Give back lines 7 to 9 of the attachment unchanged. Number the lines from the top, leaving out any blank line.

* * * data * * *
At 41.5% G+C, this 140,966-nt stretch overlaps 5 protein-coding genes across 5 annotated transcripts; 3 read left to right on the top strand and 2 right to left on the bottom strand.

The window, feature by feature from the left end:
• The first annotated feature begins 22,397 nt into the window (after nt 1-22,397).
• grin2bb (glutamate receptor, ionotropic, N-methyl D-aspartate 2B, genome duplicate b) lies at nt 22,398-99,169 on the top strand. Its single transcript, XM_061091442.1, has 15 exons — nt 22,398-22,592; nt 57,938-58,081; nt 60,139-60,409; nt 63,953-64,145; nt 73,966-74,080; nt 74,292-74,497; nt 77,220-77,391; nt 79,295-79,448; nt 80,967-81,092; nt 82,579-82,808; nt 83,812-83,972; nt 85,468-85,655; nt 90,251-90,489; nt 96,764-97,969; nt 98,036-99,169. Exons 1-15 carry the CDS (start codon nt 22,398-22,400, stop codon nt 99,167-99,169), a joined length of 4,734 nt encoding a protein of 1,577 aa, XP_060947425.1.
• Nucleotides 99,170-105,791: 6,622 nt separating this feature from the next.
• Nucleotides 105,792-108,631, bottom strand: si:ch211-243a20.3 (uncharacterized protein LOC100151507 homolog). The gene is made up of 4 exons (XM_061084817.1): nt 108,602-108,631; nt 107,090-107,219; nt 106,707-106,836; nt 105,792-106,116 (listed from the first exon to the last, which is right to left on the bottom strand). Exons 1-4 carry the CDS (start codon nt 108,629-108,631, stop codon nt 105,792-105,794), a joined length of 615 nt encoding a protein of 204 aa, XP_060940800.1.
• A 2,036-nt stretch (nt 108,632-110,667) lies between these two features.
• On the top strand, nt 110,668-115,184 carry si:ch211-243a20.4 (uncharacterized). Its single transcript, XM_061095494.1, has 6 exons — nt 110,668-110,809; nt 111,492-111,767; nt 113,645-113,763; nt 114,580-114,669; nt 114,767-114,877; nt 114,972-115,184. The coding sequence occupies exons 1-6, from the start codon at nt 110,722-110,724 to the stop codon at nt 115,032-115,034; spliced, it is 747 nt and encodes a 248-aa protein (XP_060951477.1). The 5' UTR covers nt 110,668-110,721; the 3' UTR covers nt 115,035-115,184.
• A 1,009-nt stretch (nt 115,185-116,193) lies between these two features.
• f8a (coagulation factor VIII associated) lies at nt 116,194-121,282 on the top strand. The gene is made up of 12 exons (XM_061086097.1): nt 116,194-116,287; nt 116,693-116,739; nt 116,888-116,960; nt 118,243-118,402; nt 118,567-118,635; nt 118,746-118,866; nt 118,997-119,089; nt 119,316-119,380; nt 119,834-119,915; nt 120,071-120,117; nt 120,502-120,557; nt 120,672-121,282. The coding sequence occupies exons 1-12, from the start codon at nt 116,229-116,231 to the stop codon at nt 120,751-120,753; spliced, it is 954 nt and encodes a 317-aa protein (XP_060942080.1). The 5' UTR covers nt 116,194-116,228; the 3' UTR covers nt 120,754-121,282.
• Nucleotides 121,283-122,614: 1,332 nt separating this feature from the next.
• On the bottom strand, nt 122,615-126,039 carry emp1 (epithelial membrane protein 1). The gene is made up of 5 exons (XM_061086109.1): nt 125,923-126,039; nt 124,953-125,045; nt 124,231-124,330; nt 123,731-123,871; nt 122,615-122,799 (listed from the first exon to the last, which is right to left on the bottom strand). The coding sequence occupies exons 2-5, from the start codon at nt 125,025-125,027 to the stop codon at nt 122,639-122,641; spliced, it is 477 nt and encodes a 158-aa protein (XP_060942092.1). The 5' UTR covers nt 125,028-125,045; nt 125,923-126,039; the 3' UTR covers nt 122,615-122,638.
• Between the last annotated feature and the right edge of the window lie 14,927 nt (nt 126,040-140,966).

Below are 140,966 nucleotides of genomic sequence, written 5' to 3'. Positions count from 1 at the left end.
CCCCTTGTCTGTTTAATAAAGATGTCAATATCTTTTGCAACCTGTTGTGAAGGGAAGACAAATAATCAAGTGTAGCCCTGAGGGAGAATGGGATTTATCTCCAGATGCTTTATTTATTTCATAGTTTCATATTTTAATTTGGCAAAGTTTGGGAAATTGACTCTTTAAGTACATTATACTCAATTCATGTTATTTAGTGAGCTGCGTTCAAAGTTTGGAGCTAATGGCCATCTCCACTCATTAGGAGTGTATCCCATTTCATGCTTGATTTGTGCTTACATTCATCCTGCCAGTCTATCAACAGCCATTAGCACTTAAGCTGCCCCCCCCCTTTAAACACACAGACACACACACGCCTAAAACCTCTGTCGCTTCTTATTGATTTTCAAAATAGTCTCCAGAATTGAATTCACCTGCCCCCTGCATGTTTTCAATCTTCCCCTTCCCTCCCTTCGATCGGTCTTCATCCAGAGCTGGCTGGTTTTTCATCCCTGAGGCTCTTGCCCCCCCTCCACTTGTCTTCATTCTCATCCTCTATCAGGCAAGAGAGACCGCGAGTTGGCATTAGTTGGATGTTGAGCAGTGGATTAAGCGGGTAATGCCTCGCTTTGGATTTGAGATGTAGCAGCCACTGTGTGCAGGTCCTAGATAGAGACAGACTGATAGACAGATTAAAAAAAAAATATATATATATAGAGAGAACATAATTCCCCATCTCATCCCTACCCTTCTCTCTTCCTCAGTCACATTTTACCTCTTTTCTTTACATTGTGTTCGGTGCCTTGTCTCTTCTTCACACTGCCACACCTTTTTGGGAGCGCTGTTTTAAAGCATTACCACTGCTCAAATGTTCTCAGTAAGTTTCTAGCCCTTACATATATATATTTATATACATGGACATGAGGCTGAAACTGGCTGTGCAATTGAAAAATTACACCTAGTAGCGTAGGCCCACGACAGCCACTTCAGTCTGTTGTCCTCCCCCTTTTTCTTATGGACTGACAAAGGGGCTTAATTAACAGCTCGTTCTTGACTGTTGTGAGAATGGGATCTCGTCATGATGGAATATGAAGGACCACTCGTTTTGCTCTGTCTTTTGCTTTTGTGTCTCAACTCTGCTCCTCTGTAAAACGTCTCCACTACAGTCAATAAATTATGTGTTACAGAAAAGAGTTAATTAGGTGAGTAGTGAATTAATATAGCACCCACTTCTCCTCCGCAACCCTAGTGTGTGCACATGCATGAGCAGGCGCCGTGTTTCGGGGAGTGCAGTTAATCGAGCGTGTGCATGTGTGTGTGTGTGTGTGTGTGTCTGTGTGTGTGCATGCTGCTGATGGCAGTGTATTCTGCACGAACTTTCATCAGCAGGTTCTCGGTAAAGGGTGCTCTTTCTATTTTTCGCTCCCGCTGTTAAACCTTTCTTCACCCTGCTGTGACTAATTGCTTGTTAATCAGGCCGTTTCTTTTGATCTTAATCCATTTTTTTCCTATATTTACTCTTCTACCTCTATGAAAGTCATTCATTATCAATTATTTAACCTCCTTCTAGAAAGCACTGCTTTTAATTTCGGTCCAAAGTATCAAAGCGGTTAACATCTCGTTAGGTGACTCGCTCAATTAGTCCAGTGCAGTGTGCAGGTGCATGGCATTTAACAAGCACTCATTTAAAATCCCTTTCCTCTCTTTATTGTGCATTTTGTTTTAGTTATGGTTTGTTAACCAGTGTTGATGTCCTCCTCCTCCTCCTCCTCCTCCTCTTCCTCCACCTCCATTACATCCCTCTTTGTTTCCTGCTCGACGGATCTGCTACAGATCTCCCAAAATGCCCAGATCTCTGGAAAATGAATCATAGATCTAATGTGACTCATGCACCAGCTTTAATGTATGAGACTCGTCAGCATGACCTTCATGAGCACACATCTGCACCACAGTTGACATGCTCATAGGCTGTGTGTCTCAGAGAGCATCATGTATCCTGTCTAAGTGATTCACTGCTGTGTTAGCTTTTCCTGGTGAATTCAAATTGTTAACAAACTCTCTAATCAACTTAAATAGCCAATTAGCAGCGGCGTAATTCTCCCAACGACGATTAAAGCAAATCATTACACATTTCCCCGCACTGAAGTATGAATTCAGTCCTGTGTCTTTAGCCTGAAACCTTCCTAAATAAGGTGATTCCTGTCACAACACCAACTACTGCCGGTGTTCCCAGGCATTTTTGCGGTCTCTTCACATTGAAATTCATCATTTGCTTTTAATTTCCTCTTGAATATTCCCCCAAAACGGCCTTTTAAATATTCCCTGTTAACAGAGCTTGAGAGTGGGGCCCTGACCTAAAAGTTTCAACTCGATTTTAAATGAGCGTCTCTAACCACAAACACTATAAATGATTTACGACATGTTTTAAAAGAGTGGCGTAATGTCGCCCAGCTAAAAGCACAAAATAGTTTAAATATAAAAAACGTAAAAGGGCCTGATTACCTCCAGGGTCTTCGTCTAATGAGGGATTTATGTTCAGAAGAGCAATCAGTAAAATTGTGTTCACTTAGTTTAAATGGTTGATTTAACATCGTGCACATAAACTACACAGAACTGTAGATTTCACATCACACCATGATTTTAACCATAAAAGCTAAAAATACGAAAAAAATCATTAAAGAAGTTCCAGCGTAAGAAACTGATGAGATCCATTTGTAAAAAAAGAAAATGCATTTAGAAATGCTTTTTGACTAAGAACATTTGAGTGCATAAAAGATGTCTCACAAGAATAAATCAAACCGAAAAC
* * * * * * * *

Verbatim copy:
• A 2,036-nt stretch (nt 108,632-110,667) lies between these two features.
• On the top strand, nt 110,668-115,184 carry si:ch211-243a20.4 (uncharacterized). Its single transcript, XM_061095494.1, has 6 exons — nt 110,668-110,809; nt 111,492-111,767; nt 113,645-113,763; nt 114,580-114,669; nt 114,767-114,877; nt 114,972-115,184. The coding sequence occupies exons 1-6, from the start codon at nt 110,722-110,724 to the stop codon at nt 115,032-115,034; spliced, it is 747 nt and encodes a 248-aa protein (XP_060951477.1). The 5' UTR covers nt 110,668-110,721; the 3' UTR covers nt 115,035-115,184.
• A 1,009-nt stretch (nt 115,185-116,193) lies between these two features.